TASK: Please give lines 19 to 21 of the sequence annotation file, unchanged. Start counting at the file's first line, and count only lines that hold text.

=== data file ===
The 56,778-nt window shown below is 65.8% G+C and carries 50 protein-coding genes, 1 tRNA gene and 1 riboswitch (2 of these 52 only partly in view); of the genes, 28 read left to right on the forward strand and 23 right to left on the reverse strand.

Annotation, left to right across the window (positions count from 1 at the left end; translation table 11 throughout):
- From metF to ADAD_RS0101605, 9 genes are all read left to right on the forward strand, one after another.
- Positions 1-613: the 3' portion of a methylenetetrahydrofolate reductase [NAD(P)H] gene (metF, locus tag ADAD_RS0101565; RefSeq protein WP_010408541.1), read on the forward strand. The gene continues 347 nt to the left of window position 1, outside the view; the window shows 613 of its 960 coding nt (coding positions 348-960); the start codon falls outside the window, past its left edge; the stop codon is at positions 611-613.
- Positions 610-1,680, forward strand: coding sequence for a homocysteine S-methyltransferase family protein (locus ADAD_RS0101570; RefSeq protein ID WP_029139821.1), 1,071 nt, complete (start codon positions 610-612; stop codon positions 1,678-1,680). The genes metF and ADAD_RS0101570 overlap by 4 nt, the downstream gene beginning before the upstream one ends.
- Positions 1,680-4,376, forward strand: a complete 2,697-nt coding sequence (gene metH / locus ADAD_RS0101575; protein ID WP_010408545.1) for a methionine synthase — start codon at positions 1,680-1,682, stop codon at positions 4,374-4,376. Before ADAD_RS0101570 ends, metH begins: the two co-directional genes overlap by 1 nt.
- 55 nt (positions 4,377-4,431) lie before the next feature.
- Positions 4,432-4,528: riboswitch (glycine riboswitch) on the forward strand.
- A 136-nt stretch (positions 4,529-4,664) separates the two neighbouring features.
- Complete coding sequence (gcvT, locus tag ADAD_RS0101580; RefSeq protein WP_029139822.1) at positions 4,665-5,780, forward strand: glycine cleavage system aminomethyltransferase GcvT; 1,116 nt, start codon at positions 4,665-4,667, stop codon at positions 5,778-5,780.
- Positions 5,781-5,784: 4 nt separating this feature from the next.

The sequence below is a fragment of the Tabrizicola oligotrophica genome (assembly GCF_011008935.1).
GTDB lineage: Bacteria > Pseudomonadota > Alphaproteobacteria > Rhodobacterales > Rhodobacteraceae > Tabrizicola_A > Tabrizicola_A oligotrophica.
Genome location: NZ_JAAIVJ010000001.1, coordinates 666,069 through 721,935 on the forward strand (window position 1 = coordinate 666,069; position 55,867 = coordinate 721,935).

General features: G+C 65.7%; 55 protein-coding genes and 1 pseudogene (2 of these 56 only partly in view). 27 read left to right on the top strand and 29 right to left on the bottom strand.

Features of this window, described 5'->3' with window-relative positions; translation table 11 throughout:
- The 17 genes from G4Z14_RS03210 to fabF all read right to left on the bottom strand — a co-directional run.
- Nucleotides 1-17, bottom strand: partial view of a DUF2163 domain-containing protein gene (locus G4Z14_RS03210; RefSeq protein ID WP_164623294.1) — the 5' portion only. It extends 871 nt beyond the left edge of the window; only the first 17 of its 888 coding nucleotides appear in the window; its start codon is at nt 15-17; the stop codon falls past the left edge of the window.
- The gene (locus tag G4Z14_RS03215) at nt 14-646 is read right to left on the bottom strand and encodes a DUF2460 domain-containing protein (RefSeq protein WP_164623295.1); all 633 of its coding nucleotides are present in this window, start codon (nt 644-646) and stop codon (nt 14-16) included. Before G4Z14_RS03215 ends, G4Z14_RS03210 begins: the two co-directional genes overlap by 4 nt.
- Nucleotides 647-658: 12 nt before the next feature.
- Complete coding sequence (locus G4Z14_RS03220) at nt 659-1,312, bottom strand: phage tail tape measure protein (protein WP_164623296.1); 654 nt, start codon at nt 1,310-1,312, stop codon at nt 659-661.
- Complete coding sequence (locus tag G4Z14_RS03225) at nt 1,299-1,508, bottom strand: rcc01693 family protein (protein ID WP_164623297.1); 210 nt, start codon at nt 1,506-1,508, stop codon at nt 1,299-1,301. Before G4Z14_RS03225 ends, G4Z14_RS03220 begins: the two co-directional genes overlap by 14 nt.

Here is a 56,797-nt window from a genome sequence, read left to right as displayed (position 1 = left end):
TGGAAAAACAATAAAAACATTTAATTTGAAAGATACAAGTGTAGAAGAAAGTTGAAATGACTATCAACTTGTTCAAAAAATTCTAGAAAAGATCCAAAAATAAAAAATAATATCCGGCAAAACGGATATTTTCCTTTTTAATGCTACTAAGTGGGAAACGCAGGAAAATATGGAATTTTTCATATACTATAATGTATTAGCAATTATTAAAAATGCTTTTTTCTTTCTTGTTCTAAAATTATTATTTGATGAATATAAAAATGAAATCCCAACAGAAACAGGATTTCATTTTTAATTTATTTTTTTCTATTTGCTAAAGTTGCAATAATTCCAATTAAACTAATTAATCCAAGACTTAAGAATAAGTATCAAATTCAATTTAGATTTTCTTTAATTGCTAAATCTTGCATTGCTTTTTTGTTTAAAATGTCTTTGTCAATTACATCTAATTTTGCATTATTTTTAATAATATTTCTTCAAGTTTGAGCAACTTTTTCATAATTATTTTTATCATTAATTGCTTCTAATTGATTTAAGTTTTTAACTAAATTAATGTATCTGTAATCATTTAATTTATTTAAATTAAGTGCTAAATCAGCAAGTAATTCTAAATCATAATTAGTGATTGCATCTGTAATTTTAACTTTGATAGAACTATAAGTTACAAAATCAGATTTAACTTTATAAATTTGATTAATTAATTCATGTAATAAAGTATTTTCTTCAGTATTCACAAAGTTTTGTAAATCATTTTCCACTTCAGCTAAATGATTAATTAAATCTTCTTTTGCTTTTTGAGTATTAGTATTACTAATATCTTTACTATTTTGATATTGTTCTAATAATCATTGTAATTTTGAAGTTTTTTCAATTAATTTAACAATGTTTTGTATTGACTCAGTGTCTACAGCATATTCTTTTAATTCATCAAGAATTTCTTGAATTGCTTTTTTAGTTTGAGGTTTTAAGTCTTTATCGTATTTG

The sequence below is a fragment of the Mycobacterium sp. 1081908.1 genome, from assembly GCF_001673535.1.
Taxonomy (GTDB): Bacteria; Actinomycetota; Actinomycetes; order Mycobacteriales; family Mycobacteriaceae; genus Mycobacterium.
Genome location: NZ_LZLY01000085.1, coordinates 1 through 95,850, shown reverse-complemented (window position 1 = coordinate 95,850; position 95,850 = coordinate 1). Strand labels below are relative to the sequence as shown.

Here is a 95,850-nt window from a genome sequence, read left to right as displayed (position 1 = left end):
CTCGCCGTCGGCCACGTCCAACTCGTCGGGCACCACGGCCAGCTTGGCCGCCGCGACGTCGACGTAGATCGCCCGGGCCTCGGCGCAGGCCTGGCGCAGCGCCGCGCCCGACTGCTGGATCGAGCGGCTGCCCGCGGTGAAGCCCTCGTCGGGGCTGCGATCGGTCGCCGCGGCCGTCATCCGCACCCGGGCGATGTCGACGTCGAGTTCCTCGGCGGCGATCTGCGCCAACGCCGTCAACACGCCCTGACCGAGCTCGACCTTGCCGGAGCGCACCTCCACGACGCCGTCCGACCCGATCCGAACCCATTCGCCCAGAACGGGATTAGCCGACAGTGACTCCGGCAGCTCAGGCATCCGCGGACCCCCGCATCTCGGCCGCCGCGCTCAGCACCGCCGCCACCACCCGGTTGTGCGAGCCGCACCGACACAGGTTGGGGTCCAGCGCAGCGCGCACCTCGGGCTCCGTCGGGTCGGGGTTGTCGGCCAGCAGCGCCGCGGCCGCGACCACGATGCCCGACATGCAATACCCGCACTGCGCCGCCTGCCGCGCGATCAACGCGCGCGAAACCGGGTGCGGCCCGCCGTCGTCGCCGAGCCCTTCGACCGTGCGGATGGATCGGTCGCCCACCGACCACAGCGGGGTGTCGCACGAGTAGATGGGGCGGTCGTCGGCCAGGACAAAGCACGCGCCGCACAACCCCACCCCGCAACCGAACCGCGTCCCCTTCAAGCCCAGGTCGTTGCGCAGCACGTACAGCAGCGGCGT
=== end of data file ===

- The gene (locus tag G4Z14_RS03215) at nt 14-646 is read right to left on the bottom strand and encodes a DUF2460 domain-containing protein (RefSeq protein WP_164623295.1); all 633 of its coding nucleotides are present in this window, start codon (nt 644-646) and stop codon (nt 14-16) included. Before G4Z14_RS03215 ends, G4Z14_RS03210 begins: the two co-directional genes overlap by 4 nt.
- Nucleotides 647-658: 12 nt before the next feature.
- Complete coding sequence (locus G4Z14_RS03220) at nt 659-1,312, bottom strand: phage tail tape measure protein (protein WP_164623296.1); 654 nt, start codon at nt 1,310-1,312, stop codon at nt 659-661.